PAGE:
Rich,

Any maker?...what are the keys?? Pitch?

Any sensible reason for the 5 sides...and where have they hidden the reeds (common reed plate(s)? and where does the mechanism go?

Goran

Share this post


Link to post
Share on other sites
Any sensible reason for the 5 sides...?

The most sensible reason of all: It's an attractive shape. :)

Share this post


Link to post
Share on other sites

Novel and wierd, but I cant help but think you'd be better off with two separate 20 key instrunents.

 

Clive

Share this post


Link to post
Share on other sites
I have *never* seen anything like it, and I'd be most curious to know if anyone else has seen something like this.

 

I had one like it about 25 years ago, which I think I may have "swapped" with Neil Wayne (?) Certainly there was a similar one (identified as C436) in his old Concertina Museum collection (so now presumably at the Horniman ?). They are of typical German construction, as has already been said.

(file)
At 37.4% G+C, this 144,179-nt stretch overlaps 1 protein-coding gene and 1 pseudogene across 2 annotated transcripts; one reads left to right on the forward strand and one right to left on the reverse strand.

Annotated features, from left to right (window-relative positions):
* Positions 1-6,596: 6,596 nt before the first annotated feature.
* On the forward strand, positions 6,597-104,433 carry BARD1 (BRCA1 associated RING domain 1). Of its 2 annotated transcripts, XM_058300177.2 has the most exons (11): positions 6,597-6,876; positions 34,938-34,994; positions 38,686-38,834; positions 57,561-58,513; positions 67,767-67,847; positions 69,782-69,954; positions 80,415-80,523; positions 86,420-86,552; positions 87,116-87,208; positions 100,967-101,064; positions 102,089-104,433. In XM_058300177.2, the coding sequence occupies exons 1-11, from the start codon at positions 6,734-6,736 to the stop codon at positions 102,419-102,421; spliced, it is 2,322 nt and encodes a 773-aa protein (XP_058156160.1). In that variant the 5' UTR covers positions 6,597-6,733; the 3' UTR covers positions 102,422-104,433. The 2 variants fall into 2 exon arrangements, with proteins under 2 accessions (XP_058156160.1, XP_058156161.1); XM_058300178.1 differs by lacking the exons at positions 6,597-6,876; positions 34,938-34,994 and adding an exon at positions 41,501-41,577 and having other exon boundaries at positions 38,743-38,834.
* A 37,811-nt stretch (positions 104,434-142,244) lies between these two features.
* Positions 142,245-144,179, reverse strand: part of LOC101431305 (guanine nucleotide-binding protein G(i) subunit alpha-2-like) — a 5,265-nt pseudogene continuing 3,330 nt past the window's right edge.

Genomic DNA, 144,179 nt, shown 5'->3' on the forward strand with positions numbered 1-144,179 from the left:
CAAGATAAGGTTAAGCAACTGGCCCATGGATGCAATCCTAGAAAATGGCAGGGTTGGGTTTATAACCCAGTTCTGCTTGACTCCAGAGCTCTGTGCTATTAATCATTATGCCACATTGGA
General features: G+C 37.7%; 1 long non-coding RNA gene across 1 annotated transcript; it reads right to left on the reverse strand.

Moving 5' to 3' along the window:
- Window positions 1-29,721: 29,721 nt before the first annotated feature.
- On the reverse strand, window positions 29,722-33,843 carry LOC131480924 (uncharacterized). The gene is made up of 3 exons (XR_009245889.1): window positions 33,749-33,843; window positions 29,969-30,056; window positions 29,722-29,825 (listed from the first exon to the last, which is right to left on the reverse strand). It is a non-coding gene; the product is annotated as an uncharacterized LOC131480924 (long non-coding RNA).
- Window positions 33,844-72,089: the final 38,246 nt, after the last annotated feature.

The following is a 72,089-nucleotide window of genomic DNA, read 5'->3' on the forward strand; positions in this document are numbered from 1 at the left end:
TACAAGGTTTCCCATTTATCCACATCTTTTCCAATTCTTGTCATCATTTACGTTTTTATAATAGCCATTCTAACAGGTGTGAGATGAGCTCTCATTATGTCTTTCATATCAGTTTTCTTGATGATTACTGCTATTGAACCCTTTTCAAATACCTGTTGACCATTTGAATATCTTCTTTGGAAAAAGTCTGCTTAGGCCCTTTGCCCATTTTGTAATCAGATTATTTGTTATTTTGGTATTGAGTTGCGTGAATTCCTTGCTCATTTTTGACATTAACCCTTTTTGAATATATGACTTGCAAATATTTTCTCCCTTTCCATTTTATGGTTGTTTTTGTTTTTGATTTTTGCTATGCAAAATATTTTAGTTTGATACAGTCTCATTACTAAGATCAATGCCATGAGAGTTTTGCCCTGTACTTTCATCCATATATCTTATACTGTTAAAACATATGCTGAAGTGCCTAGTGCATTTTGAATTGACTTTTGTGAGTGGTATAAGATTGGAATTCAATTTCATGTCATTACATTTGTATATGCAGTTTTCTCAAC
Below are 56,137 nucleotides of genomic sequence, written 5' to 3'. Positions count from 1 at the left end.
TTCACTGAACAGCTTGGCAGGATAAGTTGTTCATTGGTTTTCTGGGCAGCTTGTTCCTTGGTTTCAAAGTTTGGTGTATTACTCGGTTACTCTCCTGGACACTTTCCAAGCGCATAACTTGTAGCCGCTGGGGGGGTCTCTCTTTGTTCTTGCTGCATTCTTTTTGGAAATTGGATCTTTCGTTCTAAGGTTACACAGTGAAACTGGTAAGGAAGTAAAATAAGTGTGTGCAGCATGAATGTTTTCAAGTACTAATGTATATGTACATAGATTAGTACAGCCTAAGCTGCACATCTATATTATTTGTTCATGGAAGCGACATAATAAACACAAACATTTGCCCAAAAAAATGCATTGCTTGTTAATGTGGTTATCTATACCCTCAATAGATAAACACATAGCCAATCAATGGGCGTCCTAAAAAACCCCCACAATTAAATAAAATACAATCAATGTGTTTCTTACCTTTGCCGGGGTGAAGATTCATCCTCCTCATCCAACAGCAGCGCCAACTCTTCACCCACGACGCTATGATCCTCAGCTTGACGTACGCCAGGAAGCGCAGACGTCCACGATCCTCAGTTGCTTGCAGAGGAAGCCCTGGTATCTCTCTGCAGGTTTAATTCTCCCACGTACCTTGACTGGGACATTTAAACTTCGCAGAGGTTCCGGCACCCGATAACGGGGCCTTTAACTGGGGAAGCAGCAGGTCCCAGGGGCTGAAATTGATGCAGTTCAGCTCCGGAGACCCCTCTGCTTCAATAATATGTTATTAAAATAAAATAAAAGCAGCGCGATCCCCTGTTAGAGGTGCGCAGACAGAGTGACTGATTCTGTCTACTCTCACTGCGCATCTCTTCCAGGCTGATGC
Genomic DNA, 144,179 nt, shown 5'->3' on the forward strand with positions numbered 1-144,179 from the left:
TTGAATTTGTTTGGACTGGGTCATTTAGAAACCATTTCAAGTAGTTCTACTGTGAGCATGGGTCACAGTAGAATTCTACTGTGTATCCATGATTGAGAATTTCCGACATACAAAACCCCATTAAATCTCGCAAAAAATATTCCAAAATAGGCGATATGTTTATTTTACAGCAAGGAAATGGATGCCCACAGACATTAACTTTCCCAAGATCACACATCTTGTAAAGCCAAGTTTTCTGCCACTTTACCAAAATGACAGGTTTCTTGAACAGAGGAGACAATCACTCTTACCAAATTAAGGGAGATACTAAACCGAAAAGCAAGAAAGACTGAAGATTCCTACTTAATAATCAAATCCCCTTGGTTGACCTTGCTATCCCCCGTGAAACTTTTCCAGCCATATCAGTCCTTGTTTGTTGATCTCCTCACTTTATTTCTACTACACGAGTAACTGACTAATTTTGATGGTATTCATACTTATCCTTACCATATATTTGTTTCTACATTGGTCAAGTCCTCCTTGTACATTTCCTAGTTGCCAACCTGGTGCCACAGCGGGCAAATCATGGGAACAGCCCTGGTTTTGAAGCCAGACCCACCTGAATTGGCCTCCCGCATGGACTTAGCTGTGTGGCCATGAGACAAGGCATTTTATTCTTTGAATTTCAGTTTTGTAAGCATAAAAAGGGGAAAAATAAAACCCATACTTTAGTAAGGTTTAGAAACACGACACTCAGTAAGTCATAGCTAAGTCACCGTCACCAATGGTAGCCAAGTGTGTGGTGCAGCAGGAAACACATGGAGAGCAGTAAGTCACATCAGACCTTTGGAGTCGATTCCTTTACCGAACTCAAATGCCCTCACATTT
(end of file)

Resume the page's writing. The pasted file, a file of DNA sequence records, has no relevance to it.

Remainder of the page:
I would describe it as a "house-shaped double German concertina", and Rich Morse's one even has the suggestion of a door between two windows on the ends. There is an amazing house-shaped "single" concertina in the Musik- und Wintersportmuseum Klingenthal, which very clearly has both windows and even an overhanging roof !

 

hausconcerti-1.jpg

 

It was shown in the Exhibition Sehnsucht aus dem Blasebalg, at the Schlossbergmuseum, Chemnitz, in 2001. You can see some of the other exhibits (including an astonishing concertina made to look like a German "Pickelhaube" spiked helmet) if you click on the hyperlink, then on "Galerie", then on the sub-headings that come up.

 

Edited to update hyperlink.

Edited by Stephen Chambers

Share this post


Link to post
Share on other sites
Novel and wierd, but I cant help but think you'd be better off with two separate 20 key instrunents.

Or one with 4 rows in a single orientation? You'd have more scales -- e.g., some klezmer scales -- and chords available that way.

 

I guess that would be a bit like a Chemnitzer or bandoeon.

Share this post